Alphabet (GOOGL 0.66%) (GOOG 0.77%), the parent company of Google, continues to rely heavily on artificial intelligence (AI) and machine learning. AI supercharged Google's self-proclaimed mission to "organize the world's information and make it universally acceptable and usable," keeping it ahead of the competition. Hence, the technology deserves some credit for its $1.3 trillion market cap.

And investors can still find AI-driven opportunities in smaller growth stocks with huge potential. For those who feel they missed out on the Alphabet growth story, they might want to take a closer look at Palantir Technologies (PLTR -0.34%).

Palantir and AI

Palantir is a company geared not so much toward data but toward delivering insights. Its most famous insight came with helping the CIA find Osama bin Laden. Big data companies such as Alteryx, which emphasizes data presentation, or Snowflake, which manages and stores data, don't offer this.

Its core technology is Palantir Apollo, a software-as-a-service (SaaS) application that helps build, deploy, and secure software platforms in one or many environments. It also supports two Palantir operating systems: Palantir Gotham, which delivers insights on military and law enforcement-related challenges, while Palantir Foundry applies this knowledge to opportunities in the commercial sector.

Palantir describes AI as "technology in search of a problem," but it still manages to find applications for this capability. One application involves applying its models to an end-to-end infrastructure. It can create what it calls micro models to resolve smaller issues and link its models to determine larger-scale solutions. This allows Palantir to perform analyses on one part of a system without compromising an overall work flow.

Furthermore, AI can build models on a secure data foundation. That approach ensures both data integrity and the ability to relate and apply data to the problem at hand.

Palantir's stock and financials

But despite this potential, the SaaS stock has fallen by more than 80% from its early 2021 high. It is not just the technology bear market and the uncertain path to profitability that weighed on the stock. The limited potential clientele in the military and law enforcement area led to an increased emphasis on commercial customers.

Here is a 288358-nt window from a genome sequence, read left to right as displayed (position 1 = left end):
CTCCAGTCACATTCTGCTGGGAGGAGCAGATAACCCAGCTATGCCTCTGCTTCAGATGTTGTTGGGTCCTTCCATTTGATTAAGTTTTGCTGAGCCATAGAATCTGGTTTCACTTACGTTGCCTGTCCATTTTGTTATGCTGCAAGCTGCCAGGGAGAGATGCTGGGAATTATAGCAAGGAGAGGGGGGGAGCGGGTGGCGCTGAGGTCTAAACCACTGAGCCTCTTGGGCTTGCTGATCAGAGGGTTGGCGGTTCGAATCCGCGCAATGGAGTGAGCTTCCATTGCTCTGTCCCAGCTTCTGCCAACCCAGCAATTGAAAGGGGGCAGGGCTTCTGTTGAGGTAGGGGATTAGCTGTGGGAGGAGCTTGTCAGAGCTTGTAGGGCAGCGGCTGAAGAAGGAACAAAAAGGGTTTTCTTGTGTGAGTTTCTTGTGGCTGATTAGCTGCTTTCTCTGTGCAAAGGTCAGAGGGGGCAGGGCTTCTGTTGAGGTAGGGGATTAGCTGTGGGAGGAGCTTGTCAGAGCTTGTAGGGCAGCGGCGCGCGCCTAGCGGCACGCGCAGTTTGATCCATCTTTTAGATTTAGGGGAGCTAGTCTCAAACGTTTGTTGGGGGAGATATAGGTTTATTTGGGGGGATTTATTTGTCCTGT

But cost sensitivity could become a more significant issue. A Foundry subscription costs $1 million per month plus additional fees on Amazon's AWS Marketplace. This massive cost could lead many business clients to minimize their use of the software, bringing uncertainty to its commercial revenue streams.

The stock decline took its market cap down to $17 billion. This makes it less than 2% of Alphabet's size, giving investors a chance to buy while the stock is barely in large-cap territory.

Also, the $919 million revenue for the first half of 2022 was a 28% increase year over year. While that slightly lags the 41% revenue increase in 2021, it keeps it in line with the company goal of 30% annual revenue growth through 2025.

Moreover, commercial revenue was up 46% in the second quarter, and its commercial customer count surged 250% during that time. This could mean the cost of Foundry could be less of an issue than many fear.

And it supports a price-to-sales (P/S) ratio of 9. Although it is still well above Alphabet's P/S of 5, Palantir's sales multiple is near all-time lows. Assuming revenue growth stays on target, this valuation could signal a buying opportunity.

Palantir is a likely second chance at AI-driven growth

Palantir's focus on delivering insight means AI plays a crucial role in producing results for its customers. Admittedly, the need to switch its emphasis from government to commercial customers brings uncertainty, and investors might not regard its continuing losses positively in a bear market.

It also remains unclear whether the stock has finally bottomed out. But the revenue growth on its commercial side shows the company gaining traction with its business customers. With Palantir on track to maintain ambitious revenue goals, a position in this company could deliver outsize returns as economic conditions improve.